At that point it was already $1,500, and one night I was in the hotel room. I was pretty sick. I said, "I can't go anywhere, I can't do it." One of the Hungarian guys came into my room and said that I am no longer a princess and I better start to believe that this is the reality, and I got myself into this so I better start to make myself work. They said that they knew I'd never done anything like this before so they thought they might just help me by teaching me how to get comfortable with strangers. So the next thing was that someone else walked into my room and "got comfortable" with me, if you know what I mean, and then someone else walked in, and then it was kind of like a habit for while. And then I started to work, obviously, because you start to think, "OK, I can do this all night long or I can just go and dance and make money and everybody is going to be happy."

Basically they forced you to have sex. They raped you.

Basically, yeah.

Tell me about what was required of you at the strip club.

What you needed to do in the club is, go on the stage for three songs, dance, and come down from the stage and walk around in a bikini or whatever, and ask guys if they want you to dance for them. Go into the VIP room and give them a personal dance. Twenty dollars was the fee for one song, and that's how you made your money, basically. …

After you're done in the club they collect you and drive you back to the motel with them. They come into your room and they [collect] the cash, and everybody is like "How much money did you make? What do you mean you didn't have that money?" Every single night someone was crying or got yelled at or pushed around. It was just horrible.

What kind of control did the agents have over you?

The Hungarian agent was the agent who was constantly in touch with us. They were in our face all the time. It's basically 24-hour control. They told you when to eat, what to eat, when to go to the bathroom, do not leave the room without authorization, forget calling anyone in Hungary even if you did know how to use the phone, or even if you do have to make a phone call they are standing next to you so you don't say anything that you're not supposed to say. … We were never alone, ever. They had their own room two rooms away from us so you can't really trick anyone and go anywhere, because they can see where you're going and what you're doing.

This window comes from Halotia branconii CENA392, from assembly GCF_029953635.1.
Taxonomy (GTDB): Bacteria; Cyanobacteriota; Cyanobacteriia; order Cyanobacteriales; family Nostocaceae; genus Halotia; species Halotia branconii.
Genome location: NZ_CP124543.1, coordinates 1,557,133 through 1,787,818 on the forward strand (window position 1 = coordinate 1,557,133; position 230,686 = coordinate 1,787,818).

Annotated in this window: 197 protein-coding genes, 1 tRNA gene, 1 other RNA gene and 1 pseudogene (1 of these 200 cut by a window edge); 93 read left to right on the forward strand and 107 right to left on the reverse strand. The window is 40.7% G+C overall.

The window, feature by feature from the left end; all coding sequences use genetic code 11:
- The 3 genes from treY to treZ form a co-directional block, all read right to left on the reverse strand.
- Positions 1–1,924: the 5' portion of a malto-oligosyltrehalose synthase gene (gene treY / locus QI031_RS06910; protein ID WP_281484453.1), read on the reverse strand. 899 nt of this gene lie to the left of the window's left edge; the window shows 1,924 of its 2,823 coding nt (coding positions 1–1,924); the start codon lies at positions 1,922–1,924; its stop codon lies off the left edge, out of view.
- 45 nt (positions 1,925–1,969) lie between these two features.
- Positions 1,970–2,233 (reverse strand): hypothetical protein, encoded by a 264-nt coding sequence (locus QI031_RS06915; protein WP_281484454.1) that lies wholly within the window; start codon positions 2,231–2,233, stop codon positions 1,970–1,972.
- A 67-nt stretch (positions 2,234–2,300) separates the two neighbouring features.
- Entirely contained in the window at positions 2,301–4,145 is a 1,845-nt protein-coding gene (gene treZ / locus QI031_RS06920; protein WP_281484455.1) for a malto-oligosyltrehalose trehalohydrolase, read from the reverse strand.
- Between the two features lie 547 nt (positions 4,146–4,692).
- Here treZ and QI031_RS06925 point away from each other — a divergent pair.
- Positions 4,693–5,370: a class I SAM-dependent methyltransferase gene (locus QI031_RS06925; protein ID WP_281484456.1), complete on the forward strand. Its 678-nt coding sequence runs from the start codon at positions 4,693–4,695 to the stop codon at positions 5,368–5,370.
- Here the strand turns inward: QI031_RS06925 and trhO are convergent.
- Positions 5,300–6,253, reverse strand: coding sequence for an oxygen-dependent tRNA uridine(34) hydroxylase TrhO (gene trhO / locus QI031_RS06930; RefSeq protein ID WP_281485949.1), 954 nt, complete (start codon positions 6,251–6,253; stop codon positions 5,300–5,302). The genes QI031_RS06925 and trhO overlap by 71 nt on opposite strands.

…[They told us] the reason why you can be here and thankful to God for being here and making so much money is because of them, because they help you to get here and they provide you a motel, which you pay for by the way. And they drive you there, which you pay for by the way. So everything you have, basically, you owe to them, everything you make you pay for them. If you're sick for two days then you already owe them $400 so the next two days you have to make up that $400 plus the other $400. … The other rule, if you happen to escape, if you would be so silly to escape and not to be afraid of the consequences, then every single day you escape, you owe them. So I was supposed to owe them for like the past six years; they actually said afterwards, later on, that I owed them $3,000. It was really ridiculous. But, [they think] I owe them because they own me, I'm theirs, you know? You just don't exist. "You don't think," they told us, so many times. "Just don't think. Put on your little pretty makeup and your pretty dress and go up and get your money. And then we'll take care of the rest. You just don't think." That was their attitude.